Saturday, July 14, 2007

Brucellosis and cattle prices, part II

As noted yesterday, the Morgans were forced to accept an inadequate price from the federal government for their cattle, which had to be slaughtered to preserve Montana's brucellosis-free status.

Had the infection come from their own carelessness, it would be one thing, but the obvious reservoir of infection is in the bison -- and secondarily, the elk -- in Yellowstone National Park.

The final roundup is underway to truck the cattle to out-of-state slaughterhouses:

Late Thursday night, acting state veterinarian Jeanne Rankin called the Morgans offering to send several brand inspectors up to the ranch to help with the roundup. But to the family with a heritage of independence, the offer was an insult and came too late. More than 75 percent of the cows were already grazing in the hayfield across the road from the corrals, where they will be loaded onto trucks early next week.

"We want to gather our cows one last time as a family," Sandy said. "These cows are a part of our family. We want the opportunity to grieve in our own way, not with a bunch of strangers bossing us around."

Further details are emerging about the negotiations between the federal government and the family. They were offered a mere $394,000 in compensation for the herd initially, with the Morgans estimate being $740,000.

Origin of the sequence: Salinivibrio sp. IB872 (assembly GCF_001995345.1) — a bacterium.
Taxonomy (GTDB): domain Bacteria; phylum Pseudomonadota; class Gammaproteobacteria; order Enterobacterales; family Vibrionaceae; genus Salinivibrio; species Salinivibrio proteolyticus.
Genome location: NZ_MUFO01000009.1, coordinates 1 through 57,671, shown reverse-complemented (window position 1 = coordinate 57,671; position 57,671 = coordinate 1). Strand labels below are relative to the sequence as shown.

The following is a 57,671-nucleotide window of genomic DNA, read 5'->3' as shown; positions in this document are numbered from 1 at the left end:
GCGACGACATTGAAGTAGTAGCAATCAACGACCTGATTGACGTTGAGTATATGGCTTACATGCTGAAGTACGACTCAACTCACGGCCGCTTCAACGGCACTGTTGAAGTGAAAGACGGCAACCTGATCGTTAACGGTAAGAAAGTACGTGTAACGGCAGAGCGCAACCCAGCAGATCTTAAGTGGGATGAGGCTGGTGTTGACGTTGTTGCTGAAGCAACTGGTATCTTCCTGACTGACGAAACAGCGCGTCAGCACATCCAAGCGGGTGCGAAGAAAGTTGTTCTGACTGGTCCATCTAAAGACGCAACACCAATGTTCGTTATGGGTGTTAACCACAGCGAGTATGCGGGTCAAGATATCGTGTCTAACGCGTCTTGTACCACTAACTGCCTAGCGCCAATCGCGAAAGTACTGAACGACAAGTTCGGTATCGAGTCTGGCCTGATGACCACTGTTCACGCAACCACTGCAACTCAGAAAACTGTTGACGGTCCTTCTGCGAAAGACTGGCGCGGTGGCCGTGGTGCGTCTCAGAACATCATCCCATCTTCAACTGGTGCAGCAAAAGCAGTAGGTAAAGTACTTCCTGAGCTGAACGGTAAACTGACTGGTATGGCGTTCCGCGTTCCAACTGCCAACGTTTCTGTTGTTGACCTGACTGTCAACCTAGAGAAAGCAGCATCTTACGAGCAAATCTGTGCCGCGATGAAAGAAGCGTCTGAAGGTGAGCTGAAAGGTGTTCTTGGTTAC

Not surprisingly, the final payment was far closer to the government's offer than to any real replacement cost:

Earlier this week, the Morgans asked for $567,000, the average of four appraisals. Thursday, with the deadline for slaughter just four days away, they accepted an offer of $423,000.

Facing a deadline where the state would condemn the herd, not compensating them at all, the family had little choice.

Curiously absent in all of this is any reports of pressure being placed on the federal government by Montana's governor, our Congressional delegation, or other state government officials. It may be happening behind the scenes, but if so, the Morgans weren't aware of it:

The Morgans said they feel as though they've borne the weight of maintaining Montana's brucellosis-free status. Jim said the couple expected the state Department of Livestock to keep them informed and be an advocate during negotiations with the U.S. Department of Agriculture's Animal and Plant Health Inspection Service (APHIS) over compensation for their loss.

Instead, they said, they went weeks without a phone call from the state but faithfully complied with everything the state veterinarian asked. According to APHIS regulations, the herd must be slaughtered 60 days from the day the disease is detected. The 60 days are up Tuesday.

"We were left hanging," Sandy said. "We didn't know what was going on. There was a big breakdown in communication. We didn't know anything."


moos said...

I'm smack in the middle of this. My healthy heifers and their stout calves will be on those sealed trucks, too.

Montana Headlines said...

Good luck with making a comeback.